The lawsuit against J.P. Morgan for the alleged fraud and deceit by Bear Stearns (a company that J.P. Morgan acquired in 2008) highlights the breadth of the damage caused in connection with sales of Residential Mortgage-backed Securities (RMBS). So far, investors have lost $22.5 billion in more than 100 subprime securities that Bear Stearns had issued in 2006 and 2007. The lawsuit seeks injunctive relief, damages and payment of restitution to investors for “fraudulent and deceptive acts.”
The complaint alleges two main types of wrongdoing. First, that Bear Stearns represented to investors that it had conducted due diligence and would continue to monitor the investments, neither of which Bear Stearns in fact did. Second, that Bear Stearns’ executives were made aware of problems with the securities but failed to correct its practices or disclose the information to investors. Let’s examine the allegations of the complaint.
Preliminarily, and what is important to note, is that traditionally, mortgage loan originators held
their mortgages through the term of the loan. They thus had strong economic incentive to verify a borrower’s creditworthiness through strict compliance with underwriting guidelines and an accurate appraisal of the underlying property. All of that changed when Wall Street created a new way to produce a product: securitization of mortgage loans. By selling their loans to Wall Street firms, the originators bore no risk of non-payment. RMBS were pools of residential mortgages deposited into trusts. Investors purchased those trusts in order to receive a stream of income from the mortgages packaged in the RMBS. Ultimately, mortgage borrowers could not repay those mortgages and defaulted on them in large numbers. Instead of mortgage originators, or Wall Street firms, being left to bear the losses, investors were the ones left holding the bag.
The complaint alleges that Bear Stearns publicly filed documents and distributed marketing materials
that led investors to believe that Bear Stearns “had carefully evaluated – and would continue to monitor” the quality of the loans in the RMBS. Worse, the complaint alleges that Bear Stearns “systematically failed to fully evaluate the loans, largely ignored the defects that their limited review did uncover, and kept investors in the dark about both the inadequacy of their review procedures and the defects in the underlying loans.” While Bear Stearns represented that it taken a variety of steps to ensure the quality of the loans in the RMBS, it failed, for example, to check that the loans were originated in accordance with the applicable underwriting guidelines – including that loans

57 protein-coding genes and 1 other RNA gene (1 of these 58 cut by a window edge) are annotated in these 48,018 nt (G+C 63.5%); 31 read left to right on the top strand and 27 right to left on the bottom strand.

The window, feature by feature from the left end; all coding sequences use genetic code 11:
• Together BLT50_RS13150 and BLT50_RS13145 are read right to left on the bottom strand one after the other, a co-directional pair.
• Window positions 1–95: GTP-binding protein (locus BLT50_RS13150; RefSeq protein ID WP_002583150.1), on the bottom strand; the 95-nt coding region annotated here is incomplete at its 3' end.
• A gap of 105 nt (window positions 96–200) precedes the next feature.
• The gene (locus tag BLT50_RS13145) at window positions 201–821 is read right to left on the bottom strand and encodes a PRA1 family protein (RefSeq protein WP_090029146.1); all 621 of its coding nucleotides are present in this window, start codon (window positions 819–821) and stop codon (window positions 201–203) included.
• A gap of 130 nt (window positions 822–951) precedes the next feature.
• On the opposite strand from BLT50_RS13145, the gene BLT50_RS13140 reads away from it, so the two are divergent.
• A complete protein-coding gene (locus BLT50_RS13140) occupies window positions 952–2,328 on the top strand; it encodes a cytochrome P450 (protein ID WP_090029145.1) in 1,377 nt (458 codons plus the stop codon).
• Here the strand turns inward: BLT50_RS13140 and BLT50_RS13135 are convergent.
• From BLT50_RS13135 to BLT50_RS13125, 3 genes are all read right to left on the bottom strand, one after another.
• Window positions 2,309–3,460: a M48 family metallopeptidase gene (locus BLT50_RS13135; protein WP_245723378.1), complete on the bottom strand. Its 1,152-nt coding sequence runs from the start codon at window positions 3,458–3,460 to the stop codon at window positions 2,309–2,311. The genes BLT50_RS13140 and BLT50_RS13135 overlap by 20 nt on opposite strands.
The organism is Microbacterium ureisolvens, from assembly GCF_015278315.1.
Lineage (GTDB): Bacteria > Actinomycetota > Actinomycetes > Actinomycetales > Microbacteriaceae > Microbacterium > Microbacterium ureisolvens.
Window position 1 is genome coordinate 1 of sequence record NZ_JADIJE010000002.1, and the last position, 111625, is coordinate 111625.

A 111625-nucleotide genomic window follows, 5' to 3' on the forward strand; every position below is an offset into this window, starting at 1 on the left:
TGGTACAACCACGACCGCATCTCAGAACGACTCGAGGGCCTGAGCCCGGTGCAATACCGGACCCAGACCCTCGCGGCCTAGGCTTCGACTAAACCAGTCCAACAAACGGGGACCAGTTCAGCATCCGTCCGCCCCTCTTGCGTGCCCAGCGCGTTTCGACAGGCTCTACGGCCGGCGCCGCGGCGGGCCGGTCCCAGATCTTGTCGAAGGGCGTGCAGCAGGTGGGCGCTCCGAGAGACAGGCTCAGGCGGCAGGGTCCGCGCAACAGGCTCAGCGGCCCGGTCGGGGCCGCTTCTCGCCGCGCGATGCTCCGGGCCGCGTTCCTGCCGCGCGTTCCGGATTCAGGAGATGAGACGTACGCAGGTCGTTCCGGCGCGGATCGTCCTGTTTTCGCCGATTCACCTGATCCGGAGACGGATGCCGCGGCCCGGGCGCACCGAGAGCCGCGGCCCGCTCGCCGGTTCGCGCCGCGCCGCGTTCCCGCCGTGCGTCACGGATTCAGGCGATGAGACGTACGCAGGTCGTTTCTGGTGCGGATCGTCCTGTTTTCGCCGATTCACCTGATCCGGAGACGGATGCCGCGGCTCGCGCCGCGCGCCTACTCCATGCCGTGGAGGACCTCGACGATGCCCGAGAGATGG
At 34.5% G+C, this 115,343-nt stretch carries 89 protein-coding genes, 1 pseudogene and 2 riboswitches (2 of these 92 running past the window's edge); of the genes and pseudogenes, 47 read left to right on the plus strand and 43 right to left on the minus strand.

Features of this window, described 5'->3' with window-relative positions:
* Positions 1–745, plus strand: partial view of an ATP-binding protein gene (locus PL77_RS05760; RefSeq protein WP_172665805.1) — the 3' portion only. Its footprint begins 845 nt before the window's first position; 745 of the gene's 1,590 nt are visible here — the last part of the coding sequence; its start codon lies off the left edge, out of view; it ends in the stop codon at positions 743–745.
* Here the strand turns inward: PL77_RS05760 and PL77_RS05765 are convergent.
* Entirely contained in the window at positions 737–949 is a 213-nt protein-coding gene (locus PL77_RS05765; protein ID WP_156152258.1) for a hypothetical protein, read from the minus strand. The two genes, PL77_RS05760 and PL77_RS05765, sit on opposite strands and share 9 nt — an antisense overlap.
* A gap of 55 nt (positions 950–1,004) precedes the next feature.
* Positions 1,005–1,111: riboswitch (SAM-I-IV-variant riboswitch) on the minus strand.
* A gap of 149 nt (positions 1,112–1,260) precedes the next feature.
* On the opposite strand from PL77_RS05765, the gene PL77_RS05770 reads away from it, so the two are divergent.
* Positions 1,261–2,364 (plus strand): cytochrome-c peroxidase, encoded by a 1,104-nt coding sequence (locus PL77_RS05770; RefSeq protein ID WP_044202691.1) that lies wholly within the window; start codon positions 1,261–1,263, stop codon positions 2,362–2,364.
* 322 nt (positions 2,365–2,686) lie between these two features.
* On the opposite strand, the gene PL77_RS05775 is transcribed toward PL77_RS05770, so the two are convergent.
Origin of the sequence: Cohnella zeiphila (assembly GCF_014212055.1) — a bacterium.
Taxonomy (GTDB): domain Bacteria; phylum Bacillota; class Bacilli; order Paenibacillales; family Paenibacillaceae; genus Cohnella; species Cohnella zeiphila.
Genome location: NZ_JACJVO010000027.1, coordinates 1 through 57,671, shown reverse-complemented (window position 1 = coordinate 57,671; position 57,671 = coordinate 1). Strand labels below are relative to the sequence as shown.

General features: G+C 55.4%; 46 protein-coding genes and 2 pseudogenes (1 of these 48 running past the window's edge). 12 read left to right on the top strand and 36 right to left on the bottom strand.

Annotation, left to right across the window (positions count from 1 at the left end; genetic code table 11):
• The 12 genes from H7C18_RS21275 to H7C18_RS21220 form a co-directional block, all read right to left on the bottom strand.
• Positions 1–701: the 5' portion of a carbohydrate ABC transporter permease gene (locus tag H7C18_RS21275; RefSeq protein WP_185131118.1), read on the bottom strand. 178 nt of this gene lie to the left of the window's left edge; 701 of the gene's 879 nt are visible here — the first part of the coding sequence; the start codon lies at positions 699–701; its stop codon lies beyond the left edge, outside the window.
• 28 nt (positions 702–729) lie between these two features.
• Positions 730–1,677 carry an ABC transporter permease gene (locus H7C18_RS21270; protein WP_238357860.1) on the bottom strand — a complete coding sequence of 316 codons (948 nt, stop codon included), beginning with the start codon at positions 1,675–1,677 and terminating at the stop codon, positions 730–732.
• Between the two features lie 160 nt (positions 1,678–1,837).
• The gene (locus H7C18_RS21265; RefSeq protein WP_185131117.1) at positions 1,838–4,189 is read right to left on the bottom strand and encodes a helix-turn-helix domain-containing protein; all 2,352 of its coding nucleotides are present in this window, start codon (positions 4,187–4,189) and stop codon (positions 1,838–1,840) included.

were extended only to borrowers who had demonstrated a willingness and an ability to repay them!
The complaint alleges that a conflict of interest apparently fueled the fraud and deceit. Specifically, Bear Stearns could have conducted due diligence “to identify and eliminate the many defective loans
that they purchased from originators.” Instead, “and in order to preserve their relationships with loan
originators”, they “routinely overlooked” defective loans and “ignored deficiencies.”
The complaint alleges that Bear Stearns knew of the need to reform its review of the loans “but made
no efforts to improve the process.” The New York Attorney General cites an internal Bear Stearns document dated July, 2007. In that document Bear Stearns acknowledges a “perfect storm” that resulted from having “wide guidelines” and having “abused the controls of them.”
In terms of monitoring after the sale, the complaint alleges the great disconnect between what was represented to investors and what actually was done. Whereas Bear Stearns promoted its quality
control process, which would identify problematic loans and remove them from its RMBS, in reality, “the quality control department was so overwhelmed by the sheer number of defects in the underlying loans that it could not properly function.” Not only did Bear Stearns fail to even correct the problem, it also failed to alert investors. Worse still, the complaint alleges that Bear Stearns, again faced with a conflict of interest, “used the quality control process to secure monetary recoveries for themselves, which they failed to pass on to investors.”
As a result, “monumental losses” have been suffered in what the complaint calls “a systematic fraud on thousands of investors.” Let’s hope that this complaint, and subsequent complaints against other
Wall Street firms which the New York Attorney General states that it intends to file, will send a message to Wall Street!